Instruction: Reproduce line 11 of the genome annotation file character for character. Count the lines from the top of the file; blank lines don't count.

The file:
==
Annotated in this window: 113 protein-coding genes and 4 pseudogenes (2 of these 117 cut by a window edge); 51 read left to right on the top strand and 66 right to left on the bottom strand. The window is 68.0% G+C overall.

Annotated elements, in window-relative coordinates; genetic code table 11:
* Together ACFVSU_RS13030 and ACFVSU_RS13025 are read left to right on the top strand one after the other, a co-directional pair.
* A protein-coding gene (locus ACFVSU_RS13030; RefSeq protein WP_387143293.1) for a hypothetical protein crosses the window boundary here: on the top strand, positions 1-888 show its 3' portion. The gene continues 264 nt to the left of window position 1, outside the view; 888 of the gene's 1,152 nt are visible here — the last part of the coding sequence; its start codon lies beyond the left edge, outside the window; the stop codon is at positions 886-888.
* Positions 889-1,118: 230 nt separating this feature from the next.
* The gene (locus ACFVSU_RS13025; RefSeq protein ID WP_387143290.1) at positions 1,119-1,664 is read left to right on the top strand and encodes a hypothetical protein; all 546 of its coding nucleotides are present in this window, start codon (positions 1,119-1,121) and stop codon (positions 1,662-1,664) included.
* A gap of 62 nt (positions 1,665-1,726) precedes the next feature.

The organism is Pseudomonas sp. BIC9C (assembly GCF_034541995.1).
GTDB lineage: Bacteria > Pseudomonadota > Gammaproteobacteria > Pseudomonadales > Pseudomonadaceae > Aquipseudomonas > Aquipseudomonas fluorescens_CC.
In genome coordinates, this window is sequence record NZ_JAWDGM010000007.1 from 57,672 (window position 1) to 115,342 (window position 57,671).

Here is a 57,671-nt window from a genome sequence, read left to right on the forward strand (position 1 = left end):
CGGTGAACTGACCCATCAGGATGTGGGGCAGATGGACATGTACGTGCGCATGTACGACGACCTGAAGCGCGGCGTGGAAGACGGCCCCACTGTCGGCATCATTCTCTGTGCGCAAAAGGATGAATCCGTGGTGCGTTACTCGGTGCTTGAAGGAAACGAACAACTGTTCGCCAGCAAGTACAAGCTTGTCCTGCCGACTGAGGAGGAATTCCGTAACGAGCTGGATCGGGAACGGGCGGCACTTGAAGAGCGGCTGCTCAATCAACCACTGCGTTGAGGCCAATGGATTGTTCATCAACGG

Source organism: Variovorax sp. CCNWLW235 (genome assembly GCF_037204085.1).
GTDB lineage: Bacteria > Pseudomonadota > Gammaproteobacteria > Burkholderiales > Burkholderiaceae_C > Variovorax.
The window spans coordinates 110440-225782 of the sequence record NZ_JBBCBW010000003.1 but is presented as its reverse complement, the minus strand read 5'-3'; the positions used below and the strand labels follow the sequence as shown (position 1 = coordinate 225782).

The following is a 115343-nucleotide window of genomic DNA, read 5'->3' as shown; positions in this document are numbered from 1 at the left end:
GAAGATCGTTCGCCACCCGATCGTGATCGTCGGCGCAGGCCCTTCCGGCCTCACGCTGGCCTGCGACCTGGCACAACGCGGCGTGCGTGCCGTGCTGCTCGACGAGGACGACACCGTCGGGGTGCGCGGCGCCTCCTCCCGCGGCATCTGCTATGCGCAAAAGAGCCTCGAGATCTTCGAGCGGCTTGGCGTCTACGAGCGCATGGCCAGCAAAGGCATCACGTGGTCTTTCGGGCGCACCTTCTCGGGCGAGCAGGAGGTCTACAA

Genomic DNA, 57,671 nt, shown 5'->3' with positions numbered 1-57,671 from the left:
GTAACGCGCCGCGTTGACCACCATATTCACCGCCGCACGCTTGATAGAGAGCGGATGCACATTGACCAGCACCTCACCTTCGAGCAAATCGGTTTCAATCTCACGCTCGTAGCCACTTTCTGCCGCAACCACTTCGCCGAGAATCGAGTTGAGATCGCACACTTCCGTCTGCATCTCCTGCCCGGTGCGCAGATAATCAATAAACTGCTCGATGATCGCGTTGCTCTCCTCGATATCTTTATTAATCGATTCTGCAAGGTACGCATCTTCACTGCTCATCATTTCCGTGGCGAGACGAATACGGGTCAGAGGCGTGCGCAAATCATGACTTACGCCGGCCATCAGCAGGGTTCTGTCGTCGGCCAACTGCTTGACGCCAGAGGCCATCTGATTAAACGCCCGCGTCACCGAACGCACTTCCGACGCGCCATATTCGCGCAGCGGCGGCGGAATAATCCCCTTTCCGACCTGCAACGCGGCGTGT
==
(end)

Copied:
Here is a 57,671-nt window from a genome sequence, read left to right on the forward strand (position 1 = left end):